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This unique stone bracelet dates back 40,000 years and is thought to have been made by a member of the Denisovan species of early humans. Museum of History and Culture of the Peoples of Siberia and the Far East in Novosibirsk. Image credit Vera Salnitskaya

The stone bracelet above was unearthed in the Altai region of Siberia in 2008. After detailed analysis Russian experts now believe its remarkable age of 40,000bce is correct. What is even more extraordinary is that the bracelet was not made by a member of Homo sapiens or Neanderthals but another species of humans known as the Denisovans

It is intricately made with polished green stone and is thought to have adorned a very important woman or child on only special occasions. Yet this is no modern-day fashion accessory and is instead believed to be the oldest stone bracelet in the world, dating to as long ago as 40,000 years. Unearthed in the Altai region of Siberia in 2008, after detailed analysis Russian experts now accept its remarkable age as correct.

New pictures show this ancient piece of jewellery in its full glory with scientists concluding it was made by our prehistoric human ancestors, the Denisovans, and shows them to have been far more advanced than ever realised. ‘The bracelet is stunning – in bright sunlight it reflects the sun rays, at night by the fire it casts a deep shade of green,’ said Anatoly Derevyanko, Director of the Institute of Archaeology and Ethnography in Novosibirsk, part of the Siberian Branch of the Russian Academy of Sciences.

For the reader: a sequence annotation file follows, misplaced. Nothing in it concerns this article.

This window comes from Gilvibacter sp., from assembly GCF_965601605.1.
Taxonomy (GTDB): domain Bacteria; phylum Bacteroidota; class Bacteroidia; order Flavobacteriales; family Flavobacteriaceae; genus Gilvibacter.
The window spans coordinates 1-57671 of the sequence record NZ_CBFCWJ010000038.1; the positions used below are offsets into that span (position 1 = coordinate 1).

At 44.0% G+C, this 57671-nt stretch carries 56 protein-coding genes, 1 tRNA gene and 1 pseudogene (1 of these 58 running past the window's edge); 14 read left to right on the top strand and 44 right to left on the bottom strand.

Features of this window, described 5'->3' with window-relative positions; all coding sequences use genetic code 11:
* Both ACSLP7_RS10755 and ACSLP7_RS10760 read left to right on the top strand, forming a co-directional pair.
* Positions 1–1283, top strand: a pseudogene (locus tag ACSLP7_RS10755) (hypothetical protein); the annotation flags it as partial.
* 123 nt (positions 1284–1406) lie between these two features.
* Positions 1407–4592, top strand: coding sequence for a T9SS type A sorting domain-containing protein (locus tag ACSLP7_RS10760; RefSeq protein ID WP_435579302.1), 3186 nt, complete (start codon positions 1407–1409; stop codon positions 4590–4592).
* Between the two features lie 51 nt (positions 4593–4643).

Full article by Anna Liesowska in The Siberian Times here.

   

 
The Saldyar Valley in the Altai Mountains of southern Siberia were archaeologists have discovered a stunning alfresco gallery of prehistoric art
©
The Siberian Times
 
Will Stewart, writing for the MailOnline, reports on the stunning prehistoric art that has been discovered by archaeologists in the Altai Mountains of Siberia –
 
Archaeologists in Siberia have begun uncovering an extraordinary alfresco gallery of prehistoric art high in the 4,506-metre tall Altai Mountains. While the region is famed for petroglyphs (rock engravings), new finds are being made in the hidden and rarely-visited Saldyar valley, close to the fast-flowing Katun River. Here beneath the densely-wooded slopes they are discovering remarkable rock pictures dating back 5,000 years, close to Russia’s border with China and Mongolia.
 
The Altai Mountains in southern Siberia are one of the great undiscovered tourist destinations, featuring breathtaking lakes and peaks, with many signs of the ancient lost world, such as burial mounds, standing stones and the exhibition of petroglyphs, many from the Bronze and Iron ages. Many of the carvings are found on rocks that form a symbolic rock garden, with the sun’s beams helping to illuminate the artistic work and making them appear similar to photograph negatives. According to Altai legend, the location of these megaliths was a result of the mythical hero Sartaksakpay, who is said to have jokingly changed the direction of the rivers and scattered the mountain valleys with huge rocks.
 
Archaeologists studying the petroglyphs found that the ancient artists had several favourite images, including the Siberian mountain goat, which has always been seen as a symbol of success and good luck as well as being good hunting prey. Another of the most popular images at Saldyar is the long horned bull, a symbol of a bygone era that once roamed in Ancient Egypt, Mycenaean Greece and Central Asia.
 
Full MailOnline article here.
   
 
One of some fifty dolmens still remaining in the Sochi area of Russia
Image credit Lori, Legion Media
 
With the 2014 Winter Olympics beginning next month in Sochi, a city situated on the Black Sea coast of Russia, our readers might be interested in another reason to visit the area. Even without its fifth century bce connections to ancient Greece, Sochi holds a special place in Russian history, and it would be good to know that it is recognised, understood and promoted during the 2014 Olympic Games. Perhaps, too, some of the revenue from the Games could be allocated towards protecting and preserving these wonderful ancient monuments from Russia’s prehistory.